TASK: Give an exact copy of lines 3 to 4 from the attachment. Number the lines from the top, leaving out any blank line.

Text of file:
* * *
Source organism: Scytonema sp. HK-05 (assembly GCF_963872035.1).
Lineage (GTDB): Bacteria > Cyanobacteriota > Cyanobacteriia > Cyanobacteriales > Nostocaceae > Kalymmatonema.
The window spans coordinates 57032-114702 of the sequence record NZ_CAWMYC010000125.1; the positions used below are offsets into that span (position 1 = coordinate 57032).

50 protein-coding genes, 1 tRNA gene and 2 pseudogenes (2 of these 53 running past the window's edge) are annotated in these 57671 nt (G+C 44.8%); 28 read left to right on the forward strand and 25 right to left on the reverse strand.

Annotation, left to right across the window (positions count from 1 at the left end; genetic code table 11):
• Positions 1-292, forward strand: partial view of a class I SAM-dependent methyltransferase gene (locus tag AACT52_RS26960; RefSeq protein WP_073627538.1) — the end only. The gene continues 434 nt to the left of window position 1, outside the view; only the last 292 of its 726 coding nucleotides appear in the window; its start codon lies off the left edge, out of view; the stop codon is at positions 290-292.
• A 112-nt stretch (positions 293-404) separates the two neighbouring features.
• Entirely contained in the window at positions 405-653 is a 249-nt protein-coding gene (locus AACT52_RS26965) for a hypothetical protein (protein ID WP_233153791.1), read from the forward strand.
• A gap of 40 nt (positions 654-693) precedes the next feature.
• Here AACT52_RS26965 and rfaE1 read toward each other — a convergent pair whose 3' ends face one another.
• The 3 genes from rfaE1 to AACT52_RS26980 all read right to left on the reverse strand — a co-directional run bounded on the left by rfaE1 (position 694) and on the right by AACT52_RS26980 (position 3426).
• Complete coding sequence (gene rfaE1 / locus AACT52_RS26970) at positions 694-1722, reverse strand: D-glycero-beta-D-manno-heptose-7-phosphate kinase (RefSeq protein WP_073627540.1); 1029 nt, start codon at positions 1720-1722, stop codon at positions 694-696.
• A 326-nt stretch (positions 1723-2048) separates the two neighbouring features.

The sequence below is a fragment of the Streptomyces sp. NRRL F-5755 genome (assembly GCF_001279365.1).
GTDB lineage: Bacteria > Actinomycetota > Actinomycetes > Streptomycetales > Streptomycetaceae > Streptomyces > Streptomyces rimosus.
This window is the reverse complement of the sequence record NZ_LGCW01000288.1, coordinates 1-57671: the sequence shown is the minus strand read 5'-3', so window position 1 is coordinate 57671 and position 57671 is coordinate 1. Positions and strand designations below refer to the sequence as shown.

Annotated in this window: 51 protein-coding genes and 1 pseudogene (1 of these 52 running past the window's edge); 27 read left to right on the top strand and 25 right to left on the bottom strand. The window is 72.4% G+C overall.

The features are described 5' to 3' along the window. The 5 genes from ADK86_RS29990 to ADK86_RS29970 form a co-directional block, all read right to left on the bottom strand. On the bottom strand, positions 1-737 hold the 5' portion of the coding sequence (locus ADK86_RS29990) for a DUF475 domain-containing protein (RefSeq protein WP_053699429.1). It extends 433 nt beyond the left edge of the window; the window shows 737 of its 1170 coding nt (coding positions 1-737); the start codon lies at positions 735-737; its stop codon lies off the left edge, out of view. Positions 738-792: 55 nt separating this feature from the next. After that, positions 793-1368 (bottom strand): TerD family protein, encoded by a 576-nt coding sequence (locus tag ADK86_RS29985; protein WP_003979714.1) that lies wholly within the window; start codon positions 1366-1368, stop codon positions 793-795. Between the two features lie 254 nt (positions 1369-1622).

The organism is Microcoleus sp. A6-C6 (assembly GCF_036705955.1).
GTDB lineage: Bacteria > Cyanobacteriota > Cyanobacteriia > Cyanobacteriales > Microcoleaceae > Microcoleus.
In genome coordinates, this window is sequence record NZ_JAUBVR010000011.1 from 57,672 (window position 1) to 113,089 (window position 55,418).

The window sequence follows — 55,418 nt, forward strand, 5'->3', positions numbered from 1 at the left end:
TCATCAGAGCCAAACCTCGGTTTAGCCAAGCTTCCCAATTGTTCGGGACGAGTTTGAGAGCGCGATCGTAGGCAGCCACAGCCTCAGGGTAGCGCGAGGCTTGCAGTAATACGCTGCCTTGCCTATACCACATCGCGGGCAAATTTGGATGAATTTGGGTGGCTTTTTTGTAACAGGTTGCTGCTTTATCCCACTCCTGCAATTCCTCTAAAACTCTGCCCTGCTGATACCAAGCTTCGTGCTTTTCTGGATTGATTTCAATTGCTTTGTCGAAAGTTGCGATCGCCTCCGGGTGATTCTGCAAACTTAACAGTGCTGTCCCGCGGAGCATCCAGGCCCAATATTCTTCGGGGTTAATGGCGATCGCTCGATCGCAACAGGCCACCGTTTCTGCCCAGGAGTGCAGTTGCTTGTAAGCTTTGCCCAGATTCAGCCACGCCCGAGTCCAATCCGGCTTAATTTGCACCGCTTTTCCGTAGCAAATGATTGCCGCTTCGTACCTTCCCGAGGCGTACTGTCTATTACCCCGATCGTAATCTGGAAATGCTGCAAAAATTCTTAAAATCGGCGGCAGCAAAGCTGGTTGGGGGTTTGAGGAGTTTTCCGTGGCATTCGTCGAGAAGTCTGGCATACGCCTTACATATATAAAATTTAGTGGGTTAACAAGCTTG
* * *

The window spans coordinates 57032-114702 of the sequence record NZ_CAWMYC010000125.1; the positions used below are offsets into that span (position 1 = coordinate 57032).

50 protein-coding genes, 1 tRNA gene and 2 pseudogenes (2 of these 53 running past the window's edge) are annotated in these 57671 nt (G+C 44.8%); 28 read left to right on the forward strand and 25 right to left on the reverse strand.